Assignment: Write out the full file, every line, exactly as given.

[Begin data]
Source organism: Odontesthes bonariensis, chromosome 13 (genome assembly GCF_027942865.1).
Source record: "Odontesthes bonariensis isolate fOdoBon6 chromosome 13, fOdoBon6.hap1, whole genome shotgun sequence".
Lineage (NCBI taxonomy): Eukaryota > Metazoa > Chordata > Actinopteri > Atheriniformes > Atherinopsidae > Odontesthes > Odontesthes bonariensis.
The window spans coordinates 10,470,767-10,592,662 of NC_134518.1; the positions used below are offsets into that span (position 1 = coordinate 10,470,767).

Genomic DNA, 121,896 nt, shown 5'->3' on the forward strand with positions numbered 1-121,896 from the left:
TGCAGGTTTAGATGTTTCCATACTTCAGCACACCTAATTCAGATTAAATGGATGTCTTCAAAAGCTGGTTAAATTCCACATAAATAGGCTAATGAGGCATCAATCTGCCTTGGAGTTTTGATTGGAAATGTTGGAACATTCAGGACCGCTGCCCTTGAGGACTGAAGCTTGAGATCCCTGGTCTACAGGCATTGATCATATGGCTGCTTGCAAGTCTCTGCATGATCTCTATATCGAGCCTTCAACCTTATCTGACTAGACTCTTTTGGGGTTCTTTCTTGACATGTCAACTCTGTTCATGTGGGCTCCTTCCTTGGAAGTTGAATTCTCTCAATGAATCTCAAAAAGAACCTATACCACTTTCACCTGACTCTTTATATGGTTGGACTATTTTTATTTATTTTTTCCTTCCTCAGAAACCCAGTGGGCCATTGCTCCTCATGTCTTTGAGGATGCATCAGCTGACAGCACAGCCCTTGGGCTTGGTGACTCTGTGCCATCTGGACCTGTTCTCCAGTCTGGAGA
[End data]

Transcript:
Source organism: Odontesthes bonariensis, chromosome 13 (genome assembly GCF_027942865.1).
Source record: "Odontesthes bonariensis isolate fOdoBon6 chromosome 13, fOdoBon6.hap1, whole genome shotgun sequence".
Lineage (NCBI taxonomy): Eukaryota > Metazoa > Chordata > Actinopteri > Atheriniformes > Atherinopsidae > Odontesthes > Odontesthes bonariensis.
The window spans coordinates 10,470,767-10,592,662 of NC_134518.1; the positions used below are offsets into that span (position 1 = coordinate 10,470,767).

Genomic DNA, 121,896 nt, shown 5'->3' on the forward strand with positions numbered 1-121,896 from the left:
TGCAGGTTTAGATGTTTCCATACTTCAGCACACCTAATTCAGATTAAATGGATGTCTTCAAAAGCTGGTTAAATTCCACATAAATAGGCTAATGAGGCATCAATCTGCCTTGGAGTTTTGATTGGAAATGTTGGAACATTCAGGACCGCTGCCCTTGAGGACTGAAGCTTGAGATCCCTGGTCTACAGGCATTGATCATATGGCTGCTTGCAAGTCTCTGCATGATCTCTATATCGAGCCTTCAACCTTATCTGACTAGACTCTTTTGGGGTTCTTTCTTGACATGTCAACTCTGTTCATGTGGGCTCCTTCCTTGGAAGTTGAATTCTCTCAATGAATCTCAAAAAGAACCTATACCACTTTCACCTGACTCTTTATATGGTTGGACTATTTTTATTTATTTTTTCCTTCCTCAGAAACCCAGTGGGCCATTGCTCCTCATGTCTTTGAGGATGCATCAGCTGACAGCACAGCCCTTGGGCTTGGTGACTCTGTGCCATCTGGACCTGTTCTCCAGTCTGGAGA